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The Last European War: September 1939 -…
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The Last European War: September 1939 - December 1941

by John Lukacs

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813226,214 (4.07)1
This absorbing study of the first--and decisive--phase of World War II tells not only how events happened but why they happened as they did. Eminent historian John Lukacs presents an extraordinary narrative of these two years, followed by a detailed sequential analysis of the lives of the peoples and then of the political, military, and intellectual relations and events. "Lukacs's book is consistently interesting, surprising, and provocative."--James Joll, New York Times Book Review "This dispassionate, humorous, serious, and brilliantly written book marks an important step forward in our understanding of a past that is still within living memory."--Economist "An excellent, valuable, and highly readable book. . . . It makes both fascinating and extraordinarily valuable reading. It is a major contribution to historical scholarship."--Joseph G. Harrison, Christian Science Monitor "A brilliant, original study of what this era meant--socially, politically, artistically, intellectually--in the lives of the peoples of Europe. . . . [Lukacs's] grasp of emotional as well as intellectual history is commanding."--New Yorker "Deserves to be widely read, seriously considered, and vigorously debated."--Gordon Wright, American Historical Review… (more)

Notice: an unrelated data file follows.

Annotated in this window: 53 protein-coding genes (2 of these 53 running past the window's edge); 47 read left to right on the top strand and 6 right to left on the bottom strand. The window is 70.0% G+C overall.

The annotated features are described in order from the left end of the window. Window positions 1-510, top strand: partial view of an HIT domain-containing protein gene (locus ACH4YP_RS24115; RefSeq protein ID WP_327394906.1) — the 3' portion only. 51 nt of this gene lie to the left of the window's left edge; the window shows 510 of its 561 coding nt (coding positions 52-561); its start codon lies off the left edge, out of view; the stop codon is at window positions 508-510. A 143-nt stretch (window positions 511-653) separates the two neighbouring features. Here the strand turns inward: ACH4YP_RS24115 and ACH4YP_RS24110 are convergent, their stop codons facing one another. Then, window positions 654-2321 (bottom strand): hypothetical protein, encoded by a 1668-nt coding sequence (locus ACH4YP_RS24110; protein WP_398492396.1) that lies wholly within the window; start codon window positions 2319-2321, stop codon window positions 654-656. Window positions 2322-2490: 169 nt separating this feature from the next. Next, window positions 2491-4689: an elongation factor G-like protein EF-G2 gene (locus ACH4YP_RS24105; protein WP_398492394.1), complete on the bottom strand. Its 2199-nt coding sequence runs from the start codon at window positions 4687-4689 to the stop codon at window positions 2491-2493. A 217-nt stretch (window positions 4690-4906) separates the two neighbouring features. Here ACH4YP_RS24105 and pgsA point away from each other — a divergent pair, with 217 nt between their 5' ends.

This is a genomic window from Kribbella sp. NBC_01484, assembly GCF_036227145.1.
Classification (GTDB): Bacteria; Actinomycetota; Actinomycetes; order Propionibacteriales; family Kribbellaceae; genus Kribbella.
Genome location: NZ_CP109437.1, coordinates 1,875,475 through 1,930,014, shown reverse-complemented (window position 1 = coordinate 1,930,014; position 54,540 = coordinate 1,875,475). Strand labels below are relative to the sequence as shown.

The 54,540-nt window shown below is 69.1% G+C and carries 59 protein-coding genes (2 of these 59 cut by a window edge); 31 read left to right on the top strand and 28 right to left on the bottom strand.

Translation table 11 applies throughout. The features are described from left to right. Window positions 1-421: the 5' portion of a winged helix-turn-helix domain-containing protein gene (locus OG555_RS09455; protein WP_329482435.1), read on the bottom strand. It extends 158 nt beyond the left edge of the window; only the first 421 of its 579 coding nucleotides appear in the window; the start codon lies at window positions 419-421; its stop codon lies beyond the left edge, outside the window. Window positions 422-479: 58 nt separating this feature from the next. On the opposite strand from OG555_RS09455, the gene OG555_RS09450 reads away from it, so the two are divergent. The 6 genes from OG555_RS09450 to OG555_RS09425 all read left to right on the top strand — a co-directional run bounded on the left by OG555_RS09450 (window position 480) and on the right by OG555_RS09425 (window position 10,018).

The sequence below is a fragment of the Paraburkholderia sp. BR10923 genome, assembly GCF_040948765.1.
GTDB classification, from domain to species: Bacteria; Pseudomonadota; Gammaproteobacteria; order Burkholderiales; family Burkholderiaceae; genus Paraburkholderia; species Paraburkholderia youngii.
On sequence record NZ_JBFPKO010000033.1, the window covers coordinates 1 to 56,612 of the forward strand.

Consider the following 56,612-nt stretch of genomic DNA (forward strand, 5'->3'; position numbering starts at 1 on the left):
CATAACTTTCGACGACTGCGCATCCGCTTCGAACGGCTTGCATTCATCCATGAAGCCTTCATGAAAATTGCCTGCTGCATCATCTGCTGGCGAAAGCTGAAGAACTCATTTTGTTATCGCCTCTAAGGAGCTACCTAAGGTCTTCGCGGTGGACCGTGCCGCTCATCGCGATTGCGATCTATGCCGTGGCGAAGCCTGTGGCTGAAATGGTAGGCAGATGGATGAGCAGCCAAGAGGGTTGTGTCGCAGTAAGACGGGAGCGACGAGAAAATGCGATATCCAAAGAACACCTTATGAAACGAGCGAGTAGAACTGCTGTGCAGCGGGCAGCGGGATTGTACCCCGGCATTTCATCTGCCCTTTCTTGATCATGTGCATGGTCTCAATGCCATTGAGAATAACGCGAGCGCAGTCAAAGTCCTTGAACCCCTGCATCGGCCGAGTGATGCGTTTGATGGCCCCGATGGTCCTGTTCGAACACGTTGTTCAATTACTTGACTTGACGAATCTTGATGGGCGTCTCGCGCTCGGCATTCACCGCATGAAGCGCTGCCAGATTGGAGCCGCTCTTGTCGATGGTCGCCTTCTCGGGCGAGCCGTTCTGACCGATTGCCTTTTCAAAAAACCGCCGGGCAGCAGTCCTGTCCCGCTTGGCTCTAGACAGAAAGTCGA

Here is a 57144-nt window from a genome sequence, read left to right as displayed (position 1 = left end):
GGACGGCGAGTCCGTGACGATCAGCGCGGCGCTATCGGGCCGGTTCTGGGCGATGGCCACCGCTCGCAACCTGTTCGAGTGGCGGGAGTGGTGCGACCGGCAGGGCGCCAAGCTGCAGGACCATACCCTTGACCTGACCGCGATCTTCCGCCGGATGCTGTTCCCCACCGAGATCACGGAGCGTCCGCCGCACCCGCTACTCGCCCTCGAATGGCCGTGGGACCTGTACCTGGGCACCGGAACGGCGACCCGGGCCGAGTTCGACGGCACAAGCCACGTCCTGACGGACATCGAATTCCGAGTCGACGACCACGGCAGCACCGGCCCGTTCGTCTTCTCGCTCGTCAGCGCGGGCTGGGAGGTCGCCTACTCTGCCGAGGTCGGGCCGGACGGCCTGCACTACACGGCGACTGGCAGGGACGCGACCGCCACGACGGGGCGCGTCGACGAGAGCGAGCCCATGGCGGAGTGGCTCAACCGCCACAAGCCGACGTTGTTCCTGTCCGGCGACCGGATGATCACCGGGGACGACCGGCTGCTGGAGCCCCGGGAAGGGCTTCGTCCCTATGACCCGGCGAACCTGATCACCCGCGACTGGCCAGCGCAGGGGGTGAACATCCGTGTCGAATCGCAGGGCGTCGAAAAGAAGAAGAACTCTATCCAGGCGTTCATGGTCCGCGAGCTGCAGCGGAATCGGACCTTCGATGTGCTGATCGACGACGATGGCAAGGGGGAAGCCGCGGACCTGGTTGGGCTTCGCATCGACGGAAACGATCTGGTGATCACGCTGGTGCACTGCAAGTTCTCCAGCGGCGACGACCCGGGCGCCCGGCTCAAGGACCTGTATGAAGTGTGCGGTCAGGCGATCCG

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This is a typical scholarly Lukacs work, with high clarity insights and no inhibitions about expressing his informed critique of the work of other historians.
Lukacs illuminates the events, the leadership and the popular sentiments of "national" populations during the period leading up to the start of World War II and the initial conflict prior to the entry of the United States into the war in December 1941. The word "national" is highlighted to note the emphasis explained by Lukacs in the text, based on his interpretation that national sentiments were of paramount importance in shaping both the popular reaction to war and the popular reception of the conflict.
A strong impression: The people and leaders who were living through this turmoil had only marginal appreciation of the effectiveness and impact of their actions. Nevertheless, the Nazis' rise to power was significantly facilitated by the passivity (an informed passivity, not a state of ignorance) of too many individuals who didn't advocate a morally-framed opposition. ( )
  rsubber | Nov 4, 2012 |
War German
  Budzul | May 31, 2008 |
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